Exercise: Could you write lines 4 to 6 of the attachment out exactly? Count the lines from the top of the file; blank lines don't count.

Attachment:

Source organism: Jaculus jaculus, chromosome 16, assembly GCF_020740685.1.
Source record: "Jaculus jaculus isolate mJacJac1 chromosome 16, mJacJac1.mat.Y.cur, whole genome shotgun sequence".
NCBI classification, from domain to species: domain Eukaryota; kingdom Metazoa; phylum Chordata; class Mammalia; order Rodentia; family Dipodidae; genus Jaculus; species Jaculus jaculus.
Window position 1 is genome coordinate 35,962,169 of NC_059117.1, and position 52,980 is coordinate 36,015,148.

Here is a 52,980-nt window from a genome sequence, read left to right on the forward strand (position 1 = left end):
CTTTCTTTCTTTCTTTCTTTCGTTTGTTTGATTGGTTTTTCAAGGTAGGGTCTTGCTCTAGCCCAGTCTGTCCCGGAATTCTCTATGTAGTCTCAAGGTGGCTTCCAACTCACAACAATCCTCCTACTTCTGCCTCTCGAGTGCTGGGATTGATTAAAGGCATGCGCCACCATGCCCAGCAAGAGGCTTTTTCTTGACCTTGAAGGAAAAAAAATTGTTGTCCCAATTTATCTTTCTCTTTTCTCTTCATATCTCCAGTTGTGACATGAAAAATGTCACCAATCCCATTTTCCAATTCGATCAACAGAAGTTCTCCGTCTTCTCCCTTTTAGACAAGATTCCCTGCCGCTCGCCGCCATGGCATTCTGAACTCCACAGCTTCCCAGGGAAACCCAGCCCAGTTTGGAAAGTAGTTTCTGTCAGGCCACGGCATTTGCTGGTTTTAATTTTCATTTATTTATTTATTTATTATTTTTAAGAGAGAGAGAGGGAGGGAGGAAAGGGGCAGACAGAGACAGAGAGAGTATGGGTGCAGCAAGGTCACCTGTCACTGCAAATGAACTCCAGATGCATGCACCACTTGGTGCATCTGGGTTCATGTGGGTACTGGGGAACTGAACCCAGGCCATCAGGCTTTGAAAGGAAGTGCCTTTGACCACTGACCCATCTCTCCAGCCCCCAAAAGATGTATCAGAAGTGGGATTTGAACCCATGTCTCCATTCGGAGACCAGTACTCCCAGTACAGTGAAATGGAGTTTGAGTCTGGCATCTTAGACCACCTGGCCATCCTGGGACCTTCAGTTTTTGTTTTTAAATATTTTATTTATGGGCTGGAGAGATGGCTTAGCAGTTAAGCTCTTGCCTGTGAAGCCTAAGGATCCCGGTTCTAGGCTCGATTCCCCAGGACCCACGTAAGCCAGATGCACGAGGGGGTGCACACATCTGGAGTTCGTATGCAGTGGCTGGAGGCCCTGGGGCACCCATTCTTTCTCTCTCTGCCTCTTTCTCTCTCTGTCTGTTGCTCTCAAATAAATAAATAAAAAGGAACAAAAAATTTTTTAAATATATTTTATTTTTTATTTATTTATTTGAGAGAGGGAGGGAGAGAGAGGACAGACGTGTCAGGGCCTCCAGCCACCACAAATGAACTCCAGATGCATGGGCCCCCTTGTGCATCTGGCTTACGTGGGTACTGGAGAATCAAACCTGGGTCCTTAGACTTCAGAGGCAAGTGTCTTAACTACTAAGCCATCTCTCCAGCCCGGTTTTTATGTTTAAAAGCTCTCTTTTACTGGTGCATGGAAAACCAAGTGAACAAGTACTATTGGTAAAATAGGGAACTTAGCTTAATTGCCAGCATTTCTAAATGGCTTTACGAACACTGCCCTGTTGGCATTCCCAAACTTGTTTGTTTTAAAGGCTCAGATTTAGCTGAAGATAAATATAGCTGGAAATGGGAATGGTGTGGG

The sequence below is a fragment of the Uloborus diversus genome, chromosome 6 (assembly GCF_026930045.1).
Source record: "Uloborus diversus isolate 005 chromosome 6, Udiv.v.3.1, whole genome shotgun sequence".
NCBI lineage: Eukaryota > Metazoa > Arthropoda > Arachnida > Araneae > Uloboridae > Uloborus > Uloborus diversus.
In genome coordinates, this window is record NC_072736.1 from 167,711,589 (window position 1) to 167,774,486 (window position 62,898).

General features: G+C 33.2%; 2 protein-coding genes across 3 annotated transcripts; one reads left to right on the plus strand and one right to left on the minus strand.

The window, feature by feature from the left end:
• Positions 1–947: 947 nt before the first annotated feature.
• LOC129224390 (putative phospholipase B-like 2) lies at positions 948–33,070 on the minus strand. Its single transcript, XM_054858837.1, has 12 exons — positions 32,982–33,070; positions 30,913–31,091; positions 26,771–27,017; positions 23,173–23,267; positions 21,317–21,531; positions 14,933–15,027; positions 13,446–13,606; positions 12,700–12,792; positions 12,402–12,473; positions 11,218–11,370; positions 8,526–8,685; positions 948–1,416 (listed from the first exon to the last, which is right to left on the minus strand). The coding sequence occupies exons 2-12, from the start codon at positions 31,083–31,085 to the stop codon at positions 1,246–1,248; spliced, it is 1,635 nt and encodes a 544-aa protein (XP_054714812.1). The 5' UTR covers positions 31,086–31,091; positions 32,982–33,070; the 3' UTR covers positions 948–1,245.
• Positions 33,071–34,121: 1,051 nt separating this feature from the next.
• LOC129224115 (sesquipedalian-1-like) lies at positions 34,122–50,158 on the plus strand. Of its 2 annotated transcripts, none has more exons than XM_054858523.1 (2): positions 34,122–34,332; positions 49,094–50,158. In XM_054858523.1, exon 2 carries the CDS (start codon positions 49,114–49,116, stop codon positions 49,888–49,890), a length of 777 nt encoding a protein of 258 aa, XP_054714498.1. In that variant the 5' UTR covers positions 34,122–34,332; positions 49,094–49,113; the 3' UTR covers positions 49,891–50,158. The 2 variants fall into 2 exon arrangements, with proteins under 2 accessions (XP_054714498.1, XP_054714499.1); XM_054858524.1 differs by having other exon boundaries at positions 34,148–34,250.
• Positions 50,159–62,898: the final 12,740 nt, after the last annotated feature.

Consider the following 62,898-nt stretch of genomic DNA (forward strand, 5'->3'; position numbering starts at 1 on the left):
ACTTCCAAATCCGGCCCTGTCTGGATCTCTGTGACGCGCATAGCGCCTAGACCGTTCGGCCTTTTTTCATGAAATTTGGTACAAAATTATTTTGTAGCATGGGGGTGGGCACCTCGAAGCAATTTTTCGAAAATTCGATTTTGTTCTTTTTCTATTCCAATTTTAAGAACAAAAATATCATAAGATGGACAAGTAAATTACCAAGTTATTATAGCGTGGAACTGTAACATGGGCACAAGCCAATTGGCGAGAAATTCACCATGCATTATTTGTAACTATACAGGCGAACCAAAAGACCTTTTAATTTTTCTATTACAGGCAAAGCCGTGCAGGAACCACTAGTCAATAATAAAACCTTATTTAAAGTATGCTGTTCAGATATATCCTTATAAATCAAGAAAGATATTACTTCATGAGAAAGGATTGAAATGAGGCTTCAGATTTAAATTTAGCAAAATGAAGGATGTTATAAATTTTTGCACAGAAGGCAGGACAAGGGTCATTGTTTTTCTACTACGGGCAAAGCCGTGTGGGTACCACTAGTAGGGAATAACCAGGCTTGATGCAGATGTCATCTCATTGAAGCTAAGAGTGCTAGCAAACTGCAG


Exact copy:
Window position 1 is genome coordinate 35,962,169 of NC_059117.1, and position 52,980 is coordinate 36,015,148.

Here is a 52,980-nt window from a genome sequence, read left to right on the forward strand (position 1 = left end):
CTTTCTTTCTTTCTTTCTTTCGTTTGTTTGATTGGTTTTTCAAGGTAGGGTCTTGCTCTAGCCCAGTCTGTCCCGGAATTCTCTATGTAGTCTCAAGGTGGCTTCCAACTCACAACAATCCTCCTACTTCTGCCTCTCGAGTGCTGGGATTGATTAAAGGCATGCGCCACCATGCCCAGCAAGAGGCTTTTTCTTGACCTTGAAGGAAAAAAAATTGTTGTCCCAATTTATCTTTCTCTTTTCTCTTCATATCTCCAGTTGTGACATGAAAAATGTCACCAATCCCATTTTCCAATTCGATCAACAGAAGTTCTCCGTCTTCTCCCTTTTAGACAAGATTCCCTGCCGCTCGCCGCCATGGCATTCTGAACTCCACAGCTTCCCAGGGAAACCCAGCCCAGTTTGGAAAGTAGTTTCTGTCAGGCCACGGCATTTGCTGGTTTTAATTTTCATTTATTTATTTATTTATTATTTTTAAGAGAGAGAGAGGGAGGGAGGAAAGGGGCAGACAGAGACAGAGAGAGTATGGGTGCAGCAAGGTCACCTGTCACTGCAAATGAACTCCAGATGCATGCACCACTTGGTGCATCTGGGTTCATGTGGGTACTGGGGAACTGAACCCAGGCCATCAGGCTTTGAAAGGAAGTGCCTTTGACCACTGACCCATCTCTCCAGCCCCCAAAAGATGTATCAGAAGTGGGATTTGAACCCATGTCTCCATTCGGAGACCAGTACTCCCAGTACAGTGAAATGGAGTTTGAGTCTGGCATCTTAGACCACCTGGCCATCCTGGGACCTTCAGTTTTTGTTTTTAAATATTTTATTTATGGGCTGGAGAGATGGCTTAGCAGTTAAGCTCTTGCCTGTGAAGCCTAAGGATCCCGGTTCTAGGCTCGATTCCCCAGGACCCACGTAAGCCAGATGCACGAGGGGGTGCACACATCTGGAGTTCGTATGCAGTGGCTGGAGGCCCTGGGGCACCCATTCTTTCTCTCTCTGCCTCTTTCTCTCTCTGTCTGTTGCTCTCAAATAAATAAATAAAAAGGAACAAAAAATTTTTTAAATATATTTTATTTTTTATTTATTTATTTGAGAGAGGGAGGGAGAGAGAGGACAGACGTGTCAGGGCCTCCAGCCACCACAAATGAACTCCAGATGCATGGGCCCCCTTGTGCATCTGGCTTACGTGGGTACTGGAGAATCAAACCTGGGTCCTTAGACTTCAGAGGCAAGTGTCTTAACTACTAAGCCATCTCTCCAGCCCGGTTTTTATGTTTAAAAGCTCTCTTTTACTGGTGCATGGAAAACCAAGTGAACAAGTACTATTGGTAAAATAGGGAACTTAGCTTAATTGCCAGCATTTCTAAATGGCTTTACGAACACTGCCCTGTTGGCATTCCCAAACTTGTTTGTTTTAAAGGCTCAGATTTAGCTGAAGATAAATATAGCTGGAAATGGGAATGGTGTGGG